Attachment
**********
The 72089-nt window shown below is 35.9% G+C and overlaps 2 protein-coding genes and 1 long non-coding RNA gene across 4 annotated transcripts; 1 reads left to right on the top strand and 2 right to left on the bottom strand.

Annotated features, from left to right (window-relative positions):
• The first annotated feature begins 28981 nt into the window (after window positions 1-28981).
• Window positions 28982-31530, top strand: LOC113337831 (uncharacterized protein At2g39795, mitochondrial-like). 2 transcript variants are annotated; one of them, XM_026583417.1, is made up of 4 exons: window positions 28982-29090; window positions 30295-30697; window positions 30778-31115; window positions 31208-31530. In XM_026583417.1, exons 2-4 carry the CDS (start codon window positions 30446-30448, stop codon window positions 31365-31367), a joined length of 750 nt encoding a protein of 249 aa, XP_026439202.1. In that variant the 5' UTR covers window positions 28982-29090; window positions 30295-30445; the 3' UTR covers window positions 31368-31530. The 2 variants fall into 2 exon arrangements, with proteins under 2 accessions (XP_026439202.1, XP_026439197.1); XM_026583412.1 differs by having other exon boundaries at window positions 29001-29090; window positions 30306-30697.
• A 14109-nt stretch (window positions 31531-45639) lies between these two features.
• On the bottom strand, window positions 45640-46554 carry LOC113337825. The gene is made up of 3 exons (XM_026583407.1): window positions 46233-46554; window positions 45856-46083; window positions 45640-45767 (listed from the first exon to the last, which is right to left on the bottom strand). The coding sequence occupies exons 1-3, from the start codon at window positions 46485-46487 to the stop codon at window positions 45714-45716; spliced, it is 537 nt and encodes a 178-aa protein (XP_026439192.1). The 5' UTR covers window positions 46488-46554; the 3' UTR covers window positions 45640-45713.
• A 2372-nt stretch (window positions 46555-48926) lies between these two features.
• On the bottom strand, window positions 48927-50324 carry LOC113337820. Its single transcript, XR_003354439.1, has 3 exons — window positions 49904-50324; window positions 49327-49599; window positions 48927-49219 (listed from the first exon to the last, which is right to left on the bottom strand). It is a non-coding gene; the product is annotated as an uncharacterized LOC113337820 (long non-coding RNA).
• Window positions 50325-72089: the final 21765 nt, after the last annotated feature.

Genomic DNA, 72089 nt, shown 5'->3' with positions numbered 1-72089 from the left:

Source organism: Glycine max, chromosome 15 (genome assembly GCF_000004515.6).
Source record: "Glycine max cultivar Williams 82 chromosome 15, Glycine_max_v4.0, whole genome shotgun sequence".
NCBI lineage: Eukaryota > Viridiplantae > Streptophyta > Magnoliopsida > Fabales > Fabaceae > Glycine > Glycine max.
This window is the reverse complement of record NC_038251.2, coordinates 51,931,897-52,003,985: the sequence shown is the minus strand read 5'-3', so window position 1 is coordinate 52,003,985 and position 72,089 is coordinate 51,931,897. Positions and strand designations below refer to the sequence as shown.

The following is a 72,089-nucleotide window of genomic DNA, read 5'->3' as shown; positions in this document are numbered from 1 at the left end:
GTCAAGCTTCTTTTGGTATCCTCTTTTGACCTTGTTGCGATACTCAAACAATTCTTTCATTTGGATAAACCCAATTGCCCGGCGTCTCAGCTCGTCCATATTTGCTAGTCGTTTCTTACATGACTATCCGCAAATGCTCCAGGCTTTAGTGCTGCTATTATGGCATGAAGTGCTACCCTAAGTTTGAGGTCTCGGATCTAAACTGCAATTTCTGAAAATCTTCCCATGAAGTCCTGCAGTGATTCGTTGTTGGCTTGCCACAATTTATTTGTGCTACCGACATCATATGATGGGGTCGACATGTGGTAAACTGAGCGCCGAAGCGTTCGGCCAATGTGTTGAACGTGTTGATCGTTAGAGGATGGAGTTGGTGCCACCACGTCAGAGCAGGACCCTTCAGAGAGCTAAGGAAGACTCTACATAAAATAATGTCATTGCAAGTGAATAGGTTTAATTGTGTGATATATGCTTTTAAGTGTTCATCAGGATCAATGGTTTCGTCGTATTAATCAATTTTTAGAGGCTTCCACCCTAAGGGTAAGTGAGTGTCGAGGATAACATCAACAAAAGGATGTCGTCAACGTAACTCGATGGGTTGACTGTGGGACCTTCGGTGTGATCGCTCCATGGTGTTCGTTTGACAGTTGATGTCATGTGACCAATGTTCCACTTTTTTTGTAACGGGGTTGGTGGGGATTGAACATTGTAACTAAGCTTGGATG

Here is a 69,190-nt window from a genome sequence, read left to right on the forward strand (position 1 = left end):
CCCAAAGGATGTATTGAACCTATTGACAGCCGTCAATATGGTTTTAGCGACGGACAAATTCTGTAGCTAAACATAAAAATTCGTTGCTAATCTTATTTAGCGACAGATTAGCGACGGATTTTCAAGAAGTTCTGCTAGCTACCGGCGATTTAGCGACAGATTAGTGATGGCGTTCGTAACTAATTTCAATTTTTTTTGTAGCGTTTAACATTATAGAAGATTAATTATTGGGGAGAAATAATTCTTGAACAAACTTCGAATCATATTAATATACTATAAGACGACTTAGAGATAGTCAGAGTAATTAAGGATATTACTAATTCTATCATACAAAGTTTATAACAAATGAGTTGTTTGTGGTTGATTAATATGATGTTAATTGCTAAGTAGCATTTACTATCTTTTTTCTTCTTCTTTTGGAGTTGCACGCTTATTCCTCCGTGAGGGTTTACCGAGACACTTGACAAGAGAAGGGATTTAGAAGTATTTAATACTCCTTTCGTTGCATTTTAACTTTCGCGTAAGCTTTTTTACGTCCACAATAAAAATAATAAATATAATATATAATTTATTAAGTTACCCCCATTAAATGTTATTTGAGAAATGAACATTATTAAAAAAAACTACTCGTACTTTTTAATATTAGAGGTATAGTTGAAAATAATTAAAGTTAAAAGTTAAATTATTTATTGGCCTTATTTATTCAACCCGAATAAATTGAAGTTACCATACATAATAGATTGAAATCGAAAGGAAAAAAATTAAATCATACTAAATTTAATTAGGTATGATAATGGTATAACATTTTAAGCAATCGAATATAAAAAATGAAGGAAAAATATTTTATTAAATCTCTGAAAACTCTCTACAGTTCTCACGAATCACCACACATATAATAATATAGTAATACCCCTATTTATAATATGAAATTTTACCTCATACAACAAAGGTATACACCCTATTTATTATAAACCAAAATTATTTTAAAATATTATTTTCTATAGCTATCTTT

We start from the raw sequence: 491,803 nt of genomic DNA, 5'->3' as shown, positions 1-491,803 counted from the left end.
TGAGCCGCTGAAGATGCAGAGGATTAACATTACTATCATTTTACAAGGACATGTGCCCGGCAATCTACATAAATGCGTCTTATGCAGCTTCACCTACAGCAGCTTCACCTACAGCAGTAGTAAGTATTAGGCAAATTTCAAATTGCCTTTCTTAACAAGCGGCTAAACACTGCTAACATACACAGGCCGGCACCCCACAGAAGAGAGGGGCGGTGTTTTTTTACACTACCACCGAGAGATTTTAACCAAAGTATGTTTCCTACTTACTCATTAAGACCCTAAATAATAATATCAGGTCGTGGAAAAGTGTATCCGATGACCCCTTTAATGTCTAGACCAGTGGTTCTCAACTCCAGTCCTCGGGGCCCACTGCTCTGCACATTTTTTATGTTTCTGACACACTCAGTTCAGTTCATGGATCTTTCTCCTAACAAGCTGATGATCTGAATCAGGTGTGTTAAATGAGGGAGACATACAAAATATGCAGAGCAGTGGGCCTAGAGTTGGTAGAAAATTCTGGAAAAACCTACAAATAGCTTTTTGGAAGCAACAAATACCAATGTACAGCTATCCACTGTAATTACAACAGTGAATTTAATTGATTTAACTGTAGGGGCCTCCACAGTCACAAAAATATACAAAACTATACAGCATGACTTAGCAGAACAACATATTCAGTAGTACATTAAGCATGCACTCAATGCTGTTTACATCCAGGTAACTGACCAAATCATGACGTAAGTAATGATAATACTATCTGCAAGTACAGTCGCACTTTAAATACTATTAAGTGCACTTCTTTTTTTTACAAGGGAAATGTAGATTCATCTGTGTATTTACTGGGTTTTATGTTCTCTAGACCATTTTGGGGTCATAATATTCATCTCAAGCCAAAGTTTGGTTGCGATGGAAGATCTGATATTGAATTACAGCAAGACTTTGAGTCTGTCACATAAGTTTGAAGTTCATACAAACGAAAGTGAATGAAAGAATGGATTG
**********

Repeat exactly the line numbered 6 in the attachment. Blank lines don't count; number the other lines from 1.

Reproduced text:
• On the bottom strand, window positions 45640-46554 carry LOC113337825. The gene is made up of 3 exons (XM_026583407.1): window positions 46233-46554; window positions 45856-46083; window positions 45640-45767 (listed from the first exon to the last, which is right to left on the bottom strand). The coding sequence occupies exons 1-3, from the start codon at window positions 46485-46487 to the stop codon at window positions 45714-45716; spliced, it is 537 nt and encodes a 178-aa protein (XP_026439192.1). The 5' UTR covers window positions 46488-46554; the 3' UTR covers window positions 45640-45713.